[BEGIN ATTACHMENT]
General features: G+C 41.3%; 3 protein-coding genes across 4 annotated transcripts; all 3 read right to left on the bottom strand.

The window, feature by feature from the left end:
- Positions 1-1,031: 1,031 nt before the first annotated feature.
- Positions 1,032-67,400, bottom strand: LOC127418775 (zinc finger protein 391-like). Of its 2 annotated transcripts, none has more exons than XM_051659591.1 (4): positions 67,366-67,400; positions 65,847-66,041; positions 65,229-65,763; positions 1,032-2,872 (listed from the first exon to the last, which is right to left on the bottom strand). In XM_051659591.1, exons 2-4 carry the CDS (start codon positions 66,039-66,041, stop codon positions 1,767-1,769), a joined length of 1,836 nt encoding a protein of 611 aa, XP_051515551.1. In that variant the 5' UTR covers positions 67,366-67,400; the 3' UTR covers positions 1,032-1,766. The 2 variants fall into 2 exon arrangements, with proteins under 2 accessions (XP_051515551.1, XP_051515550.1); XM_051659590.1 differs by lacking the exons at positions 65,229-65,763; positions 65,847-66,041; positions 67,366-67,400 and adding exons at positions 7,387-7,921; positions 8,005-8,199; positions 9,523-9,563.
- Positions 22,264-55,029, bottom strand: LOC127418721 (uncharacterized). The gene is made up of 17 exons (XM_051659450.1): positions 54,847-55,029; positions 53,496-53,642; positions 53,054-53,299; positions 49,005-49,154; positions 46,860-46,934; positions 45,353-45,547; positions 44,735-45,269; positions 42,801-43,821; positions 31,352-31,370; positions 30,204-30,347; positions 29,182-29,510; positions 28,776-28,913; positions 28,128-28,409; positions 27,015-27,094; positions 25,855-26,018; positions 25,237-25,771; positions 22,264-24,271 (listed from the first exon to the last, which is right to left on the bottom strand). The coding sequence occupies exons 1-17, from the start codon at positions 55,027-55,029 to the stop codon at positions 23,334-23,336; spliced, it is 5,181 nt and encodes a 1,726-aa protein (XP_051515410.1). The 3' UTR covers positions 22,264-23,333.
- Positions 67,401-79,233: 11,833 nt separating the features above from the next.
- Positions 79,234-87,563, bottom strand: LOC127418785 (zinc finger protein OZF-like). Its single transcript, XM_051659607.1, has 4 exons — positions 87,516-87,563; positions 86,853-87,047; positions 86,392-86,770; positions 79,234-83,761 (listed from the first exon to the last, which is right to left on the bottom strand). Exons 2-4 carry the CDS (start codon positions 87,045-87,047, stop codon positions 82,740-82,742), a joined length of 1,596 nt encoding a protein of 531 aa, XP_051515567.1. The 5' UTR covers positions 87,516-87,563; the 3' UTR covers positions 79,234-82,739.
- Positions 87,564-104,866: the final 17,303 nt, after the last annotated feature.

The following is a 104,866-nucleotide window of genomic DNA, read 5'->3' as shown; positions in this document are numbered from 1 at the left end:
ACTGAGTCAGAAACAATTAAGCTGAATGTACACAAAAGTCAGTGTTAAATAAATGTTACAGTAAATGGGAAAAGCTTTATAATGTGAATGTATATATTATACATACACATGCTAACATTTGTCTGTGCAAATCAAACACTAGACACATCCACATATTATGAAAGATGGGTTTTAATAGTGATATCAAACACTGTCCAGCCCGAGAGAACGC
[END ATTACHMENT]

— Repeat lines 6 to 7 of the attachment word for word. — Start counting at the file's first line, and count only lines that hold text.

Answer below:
- Positions 67,401-79,233: 11,833 nt separating the features above from the next.
- Positions 79,234-87,563, bottom strand: LOC127418785 (zinc finger protein OZF-like). Its single transcript, XM_051659607.1, has 4 exons — positions 87,516-87,563; positions 86,853-87,047; positions 86,392-86,770; positions 79,234-83,761 (listed from the first exon to the last, which is right to left on the bottom strand). Exons 2-4 carry the CDS (start codon positions 87,045-87,047, stop codon positions 82,740-82,742), a joined length of 1,596 nt encoding a protein of 531 aa, XP_051515567.1. The 5' UTR covers positions 87,516-87,563; the 3' UTR covers positions 79,234-82,739.